This is a partial answer: the maximum possible number of students is at least 6, and no more than 9.
Lower bound: maximum is at least 6
For this part, we want to show that it's possible to have 6 students' tests that satisfy the given criteria, namely, any two students' tests differ in at least 3 questions. The following set of tests work, where $0$ denotes false and $1$ denotes true:
Upper bound: maximum is no more than 9
For this part, we want to show that it's impossible to have 10 or more students; therefore, the maximum cannot be 10 or larger, and must be at most 9.
To do this, we count as follows: For a given student's test (one of $2^6 = 64$ possible tests), there are $7$ tests that differ in $0$ or $1$ answers from that test: namely, the same test, and one test which differs in each of the six questions. Imagine making a "cluster" around the student's test, consisting of these $7$ tests.
I claim that for any two students, the clusters around the two students' tests do not intersect. Suppose they did intersect: the cluster for test $A$ intersects with the cluster for test $B$. Then that means there's some test $X$ (not a real student's test, a hypothetical test) that's in both clusters. Note that:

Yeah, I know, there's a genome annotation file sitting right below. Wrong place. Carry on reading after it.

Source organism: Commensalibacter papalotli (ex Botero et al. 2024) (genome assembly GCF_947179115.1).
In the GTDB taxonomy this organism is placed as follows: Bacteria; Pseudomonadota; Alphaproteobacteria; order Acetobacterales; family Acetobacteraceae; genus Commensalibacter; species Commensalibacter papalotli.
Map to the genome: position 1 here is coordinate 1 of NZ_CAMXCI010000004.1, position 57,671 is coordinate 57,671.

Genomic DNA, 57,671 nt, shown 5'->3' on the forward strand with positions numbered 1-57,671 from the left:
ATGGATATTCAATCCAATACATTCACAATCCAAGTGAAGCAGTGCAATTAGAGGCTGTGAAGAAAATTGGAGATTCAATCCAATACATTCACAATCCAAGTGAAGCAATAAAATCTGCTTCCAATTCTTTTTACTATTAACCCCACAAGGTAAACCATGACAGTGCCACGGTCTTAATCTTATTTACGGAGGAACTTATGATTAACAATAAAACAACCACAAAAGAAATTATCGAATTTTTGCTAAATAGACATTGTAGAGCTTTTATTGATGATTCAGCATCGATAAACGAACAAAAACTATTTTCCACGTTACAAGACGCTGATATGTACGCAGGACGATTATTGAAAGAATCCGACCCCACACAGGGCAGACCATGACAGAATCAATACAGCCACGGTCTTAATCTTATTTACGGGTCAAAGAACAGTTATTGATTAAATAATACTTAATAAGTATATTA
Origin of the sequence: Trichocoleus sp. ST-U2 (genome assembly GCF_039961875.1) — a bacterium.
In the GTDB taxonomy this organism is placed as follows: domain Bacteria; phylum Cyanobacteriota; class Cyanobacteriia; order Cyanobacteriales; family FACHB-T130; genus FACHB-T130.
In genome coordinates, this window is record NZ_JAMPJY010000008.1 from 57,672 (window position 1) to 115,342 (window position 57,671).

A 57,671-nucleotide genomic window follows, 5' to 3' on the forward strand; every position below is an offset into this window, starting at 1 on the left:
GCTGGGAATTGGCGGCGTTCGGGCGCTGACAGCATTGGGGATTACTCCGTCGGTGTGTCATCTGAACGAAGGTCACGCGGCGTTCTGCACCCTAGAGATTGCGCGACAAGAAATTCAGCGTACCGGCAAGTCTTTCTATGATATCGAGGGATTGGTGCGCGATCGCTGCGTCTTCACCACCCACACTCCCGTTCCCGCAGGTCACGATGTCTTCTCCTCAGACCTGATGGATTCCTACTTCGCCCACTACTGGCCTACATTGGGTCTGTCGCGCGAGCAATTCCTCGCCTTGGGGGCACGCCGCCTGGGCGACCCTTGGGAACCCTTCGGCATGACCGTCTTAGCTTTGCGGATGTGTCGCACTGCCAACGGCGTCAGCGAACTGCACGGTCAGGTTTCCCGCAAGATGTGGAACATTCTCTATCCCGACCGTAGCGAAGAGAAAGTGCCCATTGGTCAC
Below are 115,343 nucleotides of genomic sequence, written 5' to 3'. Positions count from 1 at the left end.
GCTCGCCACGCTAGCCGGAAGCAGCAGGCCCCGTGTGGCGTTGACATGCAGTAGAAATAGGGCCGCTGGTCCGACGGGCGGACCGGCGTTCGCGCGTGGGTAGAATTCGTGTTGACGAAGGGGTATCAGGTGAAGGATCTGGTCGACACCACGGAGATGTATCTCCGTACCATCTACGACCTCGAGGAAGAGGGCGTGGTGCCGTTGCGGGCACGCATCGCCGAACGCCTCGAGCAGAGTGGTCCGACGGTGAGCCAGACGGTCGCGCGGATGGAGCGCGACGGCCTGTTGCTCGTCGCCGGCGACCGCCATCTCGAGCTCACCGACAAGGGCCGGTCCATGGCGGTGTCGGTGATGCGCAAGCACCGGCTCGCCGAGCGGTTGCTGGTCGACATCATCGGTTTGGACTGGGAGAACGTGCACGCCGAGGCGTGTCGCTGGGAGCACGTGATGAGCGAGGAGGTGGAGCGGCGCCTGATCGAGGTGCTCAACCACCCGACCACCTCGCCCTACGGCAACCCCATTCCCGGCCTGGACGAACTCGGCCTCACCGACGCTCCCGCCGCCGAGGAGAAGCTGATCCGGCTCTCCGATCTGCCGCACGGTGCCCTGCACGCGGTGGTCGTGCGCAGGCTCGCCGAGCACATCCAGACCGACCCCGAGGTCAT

$X$ is in $A$'s cluster, so $X$ differs from test $A$ in at most one answer.
$X$ is in $B$'s cluster, so $X$ differs from test $B$ in at most one answer.
Therefore, $A$ differs from $B$ in at most $2$ answers (namely, the 1 answer that $A$ has differing from $X$, and the 1 answer that $X$ has differing from $B$). But this contradicts the fact that any two students' tests must differ in at least 3 answers.
In summary, we have formed a cluster of $7$ tests around each student's test, such that those clusters must not intersect. If there are $n$ students, then there are $7n$ total tests in all clusters and $64$ total possible tests, so
7n < 64
that is, $n \le 9$.